Emerging international transportation system (ITS) and sensing technologies allow collecting of large amounts of high-quality traffic data in highways, which can be used for road safety analysis. With this kind of data, it is possible to apply extreme value theory (EVT), which is gaining interest in the field of road safety, thanks to its ability to produce quick and reliable safety evaluations. EVT can estimate the probability of extreme events (i.e. road crashes) from relatively short observation periods, using surrogate measures of safety in place of crash data. In this work, EVT is applied for a large-scale case study in two motorways, located in north-eastern Italy. Vehicle-by-vehicle information was collected using microwave radars in 19 motorways cross-sections for one year, and time-to-collision was calculated for each pair of consecutive vehicles. A six-year crash database of the toll road was used to validate model results. For each cross-section, two traditional approaches, blockmaxima and peak-over-threshold, were applied to estimate EVT parameters. Both approaches produced reliable predictions of annual rear-end collisions; in particular, in about 90% of the cross-sections, the observed number of crashes fell within the 95% confidence interval of the predicted number of crashes.

Large-scale road safety evaluation using extreme value theory

Orsini, Federico
;
Gecchele, Gregorio;Gastaldi, Massimiliano;Rossi, Riccardo
2020

Abstract

Emerging international transportation system (ITS) and sensing technologies allow collecting of large amounts of high-quality traffic data in highways, which can be used for road safety analysis. With this kind of data, it is possible to apply extreme value theory (EVT), which is gaining interest in the field of road safety, thanks to its ability to produce quick and reliable safety evaluations. EVT can estimate the probability of extreme events (i.e. road crashes) from relatively short observation periods, using surrogate measures of safety in place of crash data. In this work, EVT is applied for a large-scale case study in two motorways, located in north-eastern Italy. Vehicle-by-vehicle information was collected using microwave radars in 19 motorways cross-sections for one year, and time-to-collision was calculated for each pair of consecutive vehicles. A six-year crash database of the toll road was used to validate model results. For each cross-section, two traditional approaches, blockmaxima and peak-over-threshold, were applied to estimate EVT parameters. Both approaches produced reliable predictions of annual rear-end collisions; in particular, in about 90% of the cross-sections, the observed number of crashes fell within the 95% confidence interval of the predicted number of crashes.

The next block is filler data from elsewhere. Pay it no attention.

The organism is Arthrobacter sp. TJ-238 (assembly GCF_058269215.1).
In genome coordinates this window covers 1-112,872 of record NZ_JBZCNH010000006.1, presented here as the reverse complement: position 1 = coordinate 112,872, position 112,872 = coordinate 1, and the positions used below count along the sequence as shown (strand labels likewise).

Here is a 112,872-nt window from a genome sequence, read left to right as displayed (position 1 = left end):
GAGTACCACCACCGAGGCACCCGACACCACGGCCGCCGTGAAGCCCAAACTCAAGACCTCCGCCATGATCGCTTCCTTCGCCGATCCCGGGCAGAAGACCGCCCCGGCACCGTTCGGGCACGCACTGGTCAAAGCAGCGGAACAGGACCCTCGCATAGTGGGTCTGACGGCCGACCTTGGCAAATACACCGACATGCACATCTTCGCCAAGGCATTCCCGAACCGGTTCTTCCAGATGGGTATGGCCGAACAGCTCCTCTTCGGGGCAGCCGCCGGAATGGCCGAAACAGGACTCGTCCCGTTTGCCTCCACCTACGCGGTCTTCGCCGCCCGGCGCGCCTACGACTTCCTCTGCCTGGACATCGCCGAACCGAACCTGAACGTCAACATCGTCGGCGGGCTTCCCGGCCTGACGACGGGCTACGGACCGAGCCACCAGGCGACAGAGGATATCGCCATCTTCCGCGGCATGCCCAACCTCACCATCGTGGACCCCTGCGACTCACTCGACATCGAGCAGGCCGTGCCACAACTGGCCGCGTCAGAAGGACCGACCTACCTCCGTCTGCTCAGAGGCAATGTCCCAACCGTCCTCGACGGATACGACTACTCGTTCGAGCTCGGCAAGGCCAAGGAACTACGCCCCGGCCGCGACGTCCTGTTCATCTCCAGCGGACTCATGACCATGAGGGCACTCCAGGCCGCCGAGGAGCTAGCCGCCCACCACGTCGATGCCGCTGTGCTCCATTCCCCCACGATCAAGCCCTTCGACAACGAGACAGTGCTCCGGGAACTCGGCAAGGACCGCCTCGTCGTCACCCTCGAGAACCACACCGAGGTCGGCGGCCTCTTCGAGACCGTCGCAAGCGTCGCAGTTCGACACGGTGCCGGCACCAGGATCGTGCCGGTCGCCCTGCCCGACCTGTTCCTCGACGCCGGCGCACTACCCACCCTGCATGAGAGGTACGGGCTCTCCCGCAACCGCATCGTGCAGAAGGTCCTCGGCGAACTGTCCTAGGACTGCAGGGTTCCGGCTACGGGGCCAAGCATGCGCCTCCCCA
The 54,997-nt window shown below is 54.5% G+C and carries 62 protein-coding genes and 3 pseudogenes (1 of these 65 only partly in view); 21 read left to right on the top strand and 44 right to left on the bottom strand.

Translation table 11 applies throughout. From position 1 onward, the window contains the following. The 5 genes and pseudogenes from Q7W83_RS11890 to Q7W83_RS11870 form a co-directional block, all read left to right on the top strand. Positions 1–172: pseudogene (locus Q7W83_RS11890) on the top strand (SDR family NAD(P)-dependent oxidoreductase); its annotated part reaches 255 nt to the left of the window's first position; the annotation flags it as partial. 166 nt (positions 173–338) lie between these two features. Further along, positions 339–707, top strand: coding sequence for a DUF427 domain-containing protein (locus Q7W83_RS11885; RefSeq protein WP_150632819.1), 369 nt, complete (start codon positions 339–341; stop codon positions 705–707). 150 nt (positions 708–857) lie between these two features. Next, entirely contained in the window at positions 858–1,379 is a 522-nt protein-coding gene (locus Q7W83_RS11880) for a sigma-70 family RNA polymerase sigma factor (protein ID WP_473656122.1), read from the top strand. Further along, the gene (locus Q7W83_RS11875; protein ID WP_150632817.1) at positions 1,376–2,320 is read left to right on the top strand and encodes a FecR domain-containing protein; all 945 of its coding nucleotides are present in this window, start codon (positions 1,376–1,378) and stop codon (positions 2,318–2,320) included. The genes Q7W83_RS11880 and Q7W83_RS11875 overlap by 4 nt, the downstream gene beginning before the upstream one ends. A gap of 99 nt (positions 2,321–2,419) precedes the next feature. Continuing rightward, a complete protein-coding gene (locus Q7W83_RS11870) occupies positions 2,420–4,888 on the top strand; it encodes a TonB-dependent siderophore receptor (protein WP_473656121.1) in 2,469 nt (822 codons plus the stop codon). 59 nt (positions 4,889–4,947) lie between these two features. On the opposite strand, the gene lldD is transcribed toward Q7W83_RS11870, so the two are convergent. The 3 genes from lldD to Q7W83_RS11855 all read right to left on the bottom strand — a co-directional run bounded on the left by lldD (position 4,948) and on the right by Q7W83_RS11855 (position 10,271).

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Utilizza questo identificativo per citare o creare un link a questo documento: https://hdl.handle.net/11577/3349902
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